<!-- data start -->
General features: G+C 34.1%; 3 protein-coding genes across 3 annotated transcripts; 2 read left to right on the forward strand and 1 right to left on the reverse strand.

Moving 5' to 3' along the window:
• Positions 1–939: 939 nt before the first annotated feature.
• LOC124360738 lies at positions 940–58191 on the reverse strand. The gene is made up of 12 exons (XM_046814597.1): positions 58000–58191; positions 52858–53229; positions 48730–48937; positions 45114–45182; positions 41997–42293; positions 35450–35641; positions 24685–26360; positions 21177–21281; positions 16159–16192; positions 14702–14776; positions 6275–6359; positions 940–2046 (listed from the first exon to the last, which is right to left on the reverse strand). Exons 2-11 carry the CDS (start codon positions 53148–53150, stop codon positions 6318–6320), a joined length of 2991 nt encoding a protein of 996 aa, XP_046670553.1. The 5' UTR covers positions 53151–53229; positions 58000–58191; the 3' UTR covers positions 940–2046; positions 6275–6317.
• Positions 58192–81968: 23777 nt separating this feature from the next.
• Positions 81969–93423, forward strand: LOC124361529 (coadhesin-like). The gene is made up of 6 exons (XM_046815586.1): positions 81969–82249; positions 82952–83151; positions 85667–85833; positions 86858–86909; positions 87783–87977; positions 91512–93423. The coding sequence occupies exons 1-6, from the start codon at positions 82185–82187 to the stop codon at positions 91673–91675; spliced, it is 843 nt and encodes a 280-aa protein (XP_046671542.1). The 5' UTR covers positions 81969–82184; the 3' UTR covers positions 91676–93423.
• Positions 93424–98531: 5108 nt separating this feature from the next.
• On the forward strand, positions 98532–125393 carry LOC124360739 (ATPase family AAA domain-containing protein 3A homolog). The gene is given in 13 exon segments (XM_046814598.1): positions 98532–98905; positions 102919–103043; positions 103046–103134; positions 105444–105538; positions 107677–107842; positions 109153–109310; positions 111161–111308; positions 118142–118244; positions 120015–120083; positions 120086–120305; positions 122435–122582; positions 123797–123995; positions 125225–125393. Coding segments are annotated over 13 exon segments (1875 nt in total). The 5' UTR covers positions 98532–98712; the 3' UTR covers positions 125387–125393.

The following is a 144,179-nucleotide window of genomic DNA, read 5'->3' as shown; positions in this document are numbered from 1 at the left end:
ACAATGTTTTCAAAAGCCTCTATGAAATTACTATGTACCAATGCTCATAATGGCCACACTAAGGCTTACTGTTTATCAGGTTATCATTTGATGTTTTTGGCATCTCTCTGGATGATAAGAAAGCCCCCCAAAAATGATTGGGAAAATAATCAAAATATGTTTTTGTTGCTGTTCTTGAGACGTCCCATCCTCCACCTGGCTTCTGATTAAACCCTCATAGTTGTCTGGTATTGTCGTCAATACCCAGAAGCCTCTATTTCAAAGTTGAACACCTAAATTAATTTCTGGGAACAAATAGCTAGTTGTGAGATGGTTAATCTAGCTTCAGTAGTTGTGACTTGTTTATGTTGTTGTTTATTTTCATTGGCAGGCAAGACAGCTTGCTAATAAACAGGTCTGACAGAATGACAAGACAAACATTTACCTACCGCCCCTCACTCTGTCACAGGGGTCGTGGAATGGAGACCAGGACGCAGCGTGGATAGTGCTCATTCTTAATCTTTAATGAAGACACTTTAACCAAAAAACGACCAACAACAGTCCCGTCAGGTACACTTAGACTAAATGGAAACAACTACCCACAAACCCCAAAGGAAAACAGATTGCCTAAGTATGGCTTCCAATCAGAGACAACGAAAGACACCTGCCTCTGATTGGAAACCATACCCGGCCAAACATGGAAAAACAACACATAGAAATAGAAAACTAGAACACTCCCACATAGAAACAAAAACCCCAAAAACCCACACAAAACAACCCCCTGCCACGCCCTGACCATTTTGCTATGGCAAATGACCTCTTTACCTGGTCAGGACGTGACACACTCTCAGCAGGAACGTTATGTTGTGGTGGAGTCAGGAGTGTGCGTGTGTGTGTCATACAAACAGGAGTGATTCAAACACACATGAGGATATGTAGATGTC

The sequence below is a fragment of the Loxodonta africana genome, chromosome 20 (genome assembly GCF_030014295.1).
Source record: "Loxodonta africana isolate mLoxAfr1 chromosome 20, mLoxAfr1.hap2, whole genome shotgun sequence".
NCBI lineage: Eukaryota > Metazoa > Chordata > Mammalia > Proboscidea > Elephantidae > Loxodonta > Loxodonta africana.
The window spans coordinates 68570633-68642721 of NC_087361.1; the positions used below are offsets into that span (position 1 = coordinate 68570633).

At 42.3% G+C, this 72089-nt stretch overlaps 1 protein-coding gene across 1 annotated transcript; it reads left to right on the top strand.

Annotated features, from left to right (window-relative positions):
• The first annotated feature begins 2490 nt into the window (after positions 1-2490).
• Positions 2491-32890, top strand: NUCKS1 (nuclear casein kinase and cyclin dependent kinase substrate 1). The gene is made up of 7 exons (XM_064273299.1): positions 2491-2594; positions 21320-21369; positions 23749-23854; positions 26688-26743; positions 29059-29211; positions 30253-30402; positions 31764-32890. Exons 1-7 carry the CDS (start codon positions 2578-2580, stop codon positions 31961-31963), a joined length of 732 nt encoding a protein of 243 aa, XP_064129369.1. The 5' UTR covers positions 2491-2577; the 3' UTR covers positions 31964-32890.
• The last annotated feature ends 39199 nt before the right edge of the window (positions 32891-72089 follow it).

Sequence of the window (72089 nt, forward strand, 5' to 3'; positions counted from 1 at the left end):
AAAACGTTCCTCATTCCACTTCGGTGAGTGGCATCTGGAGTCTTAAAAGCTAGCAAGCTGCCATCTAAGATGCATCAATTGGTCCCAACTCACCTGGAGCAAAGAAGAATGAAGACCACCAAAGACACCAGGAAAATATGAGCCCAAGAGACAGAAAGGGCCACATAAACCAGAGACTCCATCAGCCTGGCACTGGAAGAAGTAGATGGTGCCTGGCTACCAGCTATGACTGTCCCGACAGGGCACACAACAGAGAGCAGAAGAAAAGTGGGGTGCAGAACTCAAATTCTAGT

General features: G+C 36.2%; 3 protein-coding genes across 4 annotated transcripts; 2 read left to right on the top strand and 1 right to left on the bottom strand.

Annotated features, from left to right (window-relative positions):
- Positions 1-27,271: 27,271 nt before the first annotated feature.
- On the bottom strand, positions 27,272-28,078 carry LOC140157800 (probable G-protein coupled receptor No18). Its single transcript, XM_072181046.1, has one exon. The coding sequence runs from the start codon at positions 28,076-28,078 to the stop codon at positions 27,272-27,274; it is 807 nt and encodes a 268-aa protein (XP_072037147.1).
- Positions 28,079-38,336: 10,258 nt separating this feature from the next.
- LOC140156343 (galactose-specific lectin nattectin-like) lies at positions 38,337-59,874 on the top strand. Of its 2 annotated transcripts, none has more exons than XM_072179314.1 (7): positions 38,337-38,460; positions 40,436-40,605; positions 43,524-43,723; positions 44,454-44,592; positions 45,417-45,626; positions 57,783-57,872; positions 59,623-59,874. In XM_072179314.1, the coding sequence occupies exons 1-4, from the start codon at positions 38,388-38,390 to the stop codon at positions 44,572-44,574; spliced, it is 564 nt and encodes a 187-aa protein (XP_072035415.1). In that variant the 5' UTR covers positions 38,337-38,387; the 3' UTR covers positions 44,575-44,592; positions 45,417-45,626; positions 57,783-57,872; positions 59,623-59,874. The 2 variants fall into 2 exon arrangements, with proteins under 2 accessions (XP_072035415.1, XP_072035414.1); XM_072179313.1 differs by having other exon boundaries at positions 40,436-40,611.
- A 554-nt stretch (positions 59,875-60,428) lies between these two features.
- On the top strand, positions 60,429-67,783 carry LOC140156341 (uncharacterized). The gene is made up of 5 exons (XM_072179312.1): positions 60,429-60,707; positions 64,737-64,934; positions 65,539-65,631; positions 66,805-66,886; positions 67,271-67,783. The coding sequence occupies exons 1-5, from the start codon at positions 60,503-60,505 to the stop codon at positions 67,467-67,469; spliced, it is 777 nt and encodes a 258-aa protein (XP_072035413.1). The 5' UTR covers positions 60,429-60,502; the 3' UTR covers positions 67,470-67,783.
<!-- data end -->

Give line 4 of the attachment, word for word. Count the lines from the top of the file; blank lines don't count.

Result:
• LOC124360738 lies at positions 940–58191 on the reverse strand. The gene is made up of 12 exons (XM_046814597.1): positions 58000–58191; positions 52858–53229; positions 48730–48937; positions 45114–45182; positions 41997–42293; positions 35450–35641; positions 24685–26360; positions 21177–21281; positions 16159–16192; positions 14702–14776; positions 6275–6359; positions 940–2046 (listed from the first exon to the last, which is right to left on the reverse strand). Exons 2-11 carry the CDS (start codon positions 53148–53150, stop codon positions 6318–6320), a joined length of 2991 nt encoding a protein of 996 aa, XP_046670553.1. The 5' UTR covers positions 53151–53229; positions 58000–58191; the 3' UTR covers positions 940–2046; positions 6275–6317.